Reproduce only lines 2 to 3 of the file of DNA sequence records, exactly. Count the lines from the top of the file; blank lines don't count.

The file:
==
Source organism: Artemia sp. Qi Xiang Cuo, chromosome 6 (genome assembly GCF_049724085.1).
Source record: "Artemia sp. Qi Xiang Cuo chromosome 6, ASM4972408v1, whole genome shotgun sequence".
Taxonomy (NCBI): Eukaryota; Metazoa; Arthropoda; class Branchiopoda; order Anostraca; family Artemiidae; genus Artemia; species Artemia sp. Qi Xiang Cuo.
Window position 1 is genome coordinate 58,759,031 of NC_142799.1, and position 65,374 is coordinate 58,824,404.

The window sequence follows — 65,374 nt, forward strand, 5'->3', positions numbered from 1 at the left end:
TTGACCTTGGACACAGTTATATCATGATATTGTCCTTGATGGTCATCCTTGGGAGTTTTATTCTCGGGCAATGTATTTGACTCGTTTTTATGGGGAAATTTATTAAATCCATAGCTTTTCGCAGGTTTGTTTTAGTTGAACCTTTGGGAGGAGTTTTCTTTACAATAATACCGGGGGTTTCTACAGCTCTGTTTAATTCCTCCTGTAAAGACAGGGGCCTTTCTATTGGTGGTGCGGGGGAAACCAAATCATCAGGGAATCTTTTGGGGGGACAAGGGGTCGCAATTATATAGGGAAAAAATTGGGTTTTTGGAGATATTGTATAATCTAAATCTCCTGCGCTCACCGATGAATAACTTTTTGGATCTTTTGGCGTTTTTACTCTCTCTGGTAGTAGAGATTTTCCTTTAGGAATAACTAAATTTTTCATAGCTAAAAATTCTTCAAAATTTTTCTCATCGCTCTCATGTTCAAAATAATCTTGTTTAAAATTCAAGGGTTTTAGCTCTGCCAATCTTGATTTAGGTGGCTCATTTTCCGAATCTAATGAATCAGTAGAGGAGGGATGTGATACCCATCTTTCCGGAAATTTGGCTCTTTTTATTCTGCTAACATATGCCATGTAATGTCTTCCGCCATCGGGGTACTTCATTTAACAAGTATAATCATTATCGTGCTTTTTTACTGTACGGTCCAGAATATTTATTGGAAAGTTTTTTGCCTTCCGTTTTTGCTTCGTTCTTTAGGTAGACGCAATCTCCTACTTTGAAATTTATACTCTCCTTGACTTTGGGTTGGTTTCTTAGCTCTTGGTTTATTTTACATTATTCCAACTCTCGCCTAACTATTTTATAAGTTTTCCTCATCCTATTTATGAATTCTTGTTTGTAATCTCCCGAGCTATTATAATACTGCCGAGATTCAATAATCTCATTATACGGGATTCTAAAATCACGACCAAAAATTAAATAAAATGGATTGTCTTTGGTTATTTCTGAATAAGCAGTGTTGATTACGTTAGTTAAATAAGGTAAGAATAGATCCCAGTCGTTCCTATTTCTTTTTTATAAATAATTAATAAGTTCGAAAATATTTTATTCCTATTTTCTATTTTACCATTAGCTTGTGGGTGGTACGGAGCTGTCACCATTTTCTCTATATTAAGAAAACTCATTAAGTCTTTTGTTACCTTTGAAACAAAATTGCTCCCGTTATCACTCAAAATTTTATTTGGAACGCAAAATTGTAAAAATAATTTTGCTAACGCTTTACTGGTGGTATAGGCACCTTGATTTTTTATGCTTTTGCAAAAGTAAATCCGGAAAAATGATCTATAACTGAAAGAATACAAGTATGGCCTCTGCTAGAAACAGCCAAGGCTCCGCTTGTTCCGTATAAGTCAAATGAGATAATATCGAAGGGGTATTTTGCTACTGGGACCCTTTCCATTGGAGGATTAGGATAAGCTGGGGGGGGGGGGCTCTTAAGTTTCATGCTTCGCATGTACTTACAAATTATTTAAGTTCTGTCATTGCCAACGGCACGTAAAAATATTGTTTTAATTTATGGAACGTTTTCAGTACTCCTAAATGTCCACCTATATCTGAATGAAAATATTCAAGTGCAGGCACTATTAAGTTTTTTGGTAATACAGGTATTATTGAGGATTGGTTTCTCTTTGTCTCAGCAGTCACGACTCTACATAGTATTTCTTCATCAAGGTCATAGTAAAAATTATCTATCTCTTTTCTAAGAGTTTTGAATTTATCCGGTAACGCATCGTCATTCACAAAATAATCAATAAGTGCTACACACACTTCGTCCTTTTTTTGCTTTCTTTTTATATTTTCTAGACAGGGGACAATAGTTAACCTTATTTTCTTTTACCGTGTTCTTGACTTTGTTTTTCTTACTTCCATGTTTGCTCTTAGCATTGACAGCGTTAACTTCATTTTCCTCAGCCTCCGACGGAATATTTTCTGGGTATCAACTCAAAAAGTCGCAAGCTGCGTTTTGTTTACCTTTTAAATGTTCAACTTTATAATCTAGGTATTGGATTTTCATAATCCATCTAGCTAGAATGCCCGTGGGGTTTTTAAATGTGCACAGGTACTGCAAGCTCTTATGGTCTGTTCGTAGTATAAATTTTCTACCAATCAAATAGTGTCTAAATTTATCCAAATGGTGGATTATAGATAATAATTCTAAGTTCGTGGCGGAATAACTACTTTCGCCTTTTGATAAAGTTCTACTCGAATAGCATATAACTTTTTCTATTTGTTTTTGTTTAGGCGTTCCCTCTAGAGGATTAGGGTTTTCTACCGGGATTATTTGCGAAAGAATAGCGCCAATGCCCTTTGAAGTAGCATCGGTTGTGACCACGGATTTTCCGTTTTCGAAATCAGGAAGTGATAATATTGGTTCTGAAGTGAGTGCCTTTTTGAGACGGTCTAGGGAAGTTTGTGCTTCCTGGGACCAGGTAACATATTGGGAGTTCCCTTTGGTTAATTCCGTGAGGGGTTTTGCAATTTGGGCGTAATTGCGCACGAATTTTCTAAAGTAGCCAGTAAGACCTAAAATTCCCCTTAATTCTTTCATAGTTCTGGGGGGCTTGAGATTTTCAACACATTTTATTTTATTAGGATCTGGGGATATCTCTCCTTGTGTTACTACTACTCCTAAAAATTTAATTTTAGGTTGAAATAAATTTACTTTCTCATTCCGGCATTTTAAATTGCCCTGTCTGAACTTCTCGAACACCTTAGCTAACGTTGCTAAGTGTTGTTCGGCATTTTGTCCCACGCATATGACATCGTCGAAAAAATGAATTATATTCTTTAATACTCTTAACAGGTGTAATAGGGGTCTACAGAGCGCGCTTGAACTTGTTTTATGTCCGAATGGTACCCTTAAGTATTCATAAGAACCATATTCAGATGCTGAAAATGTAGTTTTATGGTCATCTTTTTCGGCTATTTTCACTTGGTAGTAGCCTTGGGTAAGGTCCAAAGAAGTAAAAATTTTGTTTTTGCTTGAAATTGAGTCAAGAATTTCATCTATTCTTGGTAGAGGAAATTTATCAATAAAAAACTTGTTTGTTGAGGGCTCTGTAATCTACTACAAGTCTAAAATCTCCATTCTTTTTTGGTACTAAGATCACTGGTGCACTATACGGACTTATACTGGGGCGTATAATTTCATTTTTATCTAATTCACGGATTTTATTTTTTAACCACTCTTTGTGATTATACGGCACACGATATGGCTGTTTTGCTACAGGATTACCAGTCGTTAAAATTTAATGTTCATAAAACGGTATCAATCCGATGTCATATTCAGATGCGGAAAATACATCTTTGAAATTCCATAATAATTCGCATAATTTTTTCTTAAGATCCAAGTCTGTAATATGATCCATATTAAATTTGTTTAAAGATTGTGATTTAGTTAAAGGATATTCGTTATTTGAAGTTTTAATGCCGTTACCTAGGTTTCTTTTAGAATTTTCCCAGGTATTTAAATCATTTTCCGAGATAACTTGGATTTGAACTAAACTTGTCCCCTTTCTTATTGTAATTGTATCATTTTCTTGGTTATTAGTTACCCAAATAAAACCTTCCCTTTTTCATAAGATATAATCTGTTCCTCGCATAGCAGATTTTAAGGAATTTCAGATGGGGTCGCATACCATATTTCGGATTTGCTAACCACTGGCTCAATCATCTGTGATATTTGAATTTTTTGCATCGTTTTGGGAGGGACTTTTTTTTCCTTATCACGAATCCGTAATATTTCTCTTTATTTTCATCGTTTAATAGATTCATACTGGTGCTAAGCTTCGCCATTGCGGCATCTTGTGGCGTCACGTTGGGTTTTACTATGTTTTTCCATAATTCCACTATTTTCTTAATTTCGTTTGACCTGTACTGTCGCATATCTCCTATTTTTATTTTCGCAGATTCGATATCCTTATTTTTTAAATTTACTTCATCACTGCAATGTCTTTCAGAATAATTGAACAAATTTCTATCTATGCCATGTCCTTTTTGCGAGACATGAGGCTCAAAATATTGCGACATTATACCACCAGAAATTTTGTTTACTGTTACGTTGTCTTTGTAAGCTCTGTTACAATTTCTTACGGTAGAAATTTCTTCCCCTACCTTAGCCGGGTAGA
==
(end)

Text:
Source record: "Artemia sp. Qi Xiang Cuo chromosome 6, ASM4972408v1, whole genome shotgun sequence".
Taxonomy (NCBI): Eukaryota; Metazoa; Arthropoda; class Branchiopoda; order Anostraca; family Artemiidae; genus Artemia; species Artemia sp. Qi Xiang Cuo.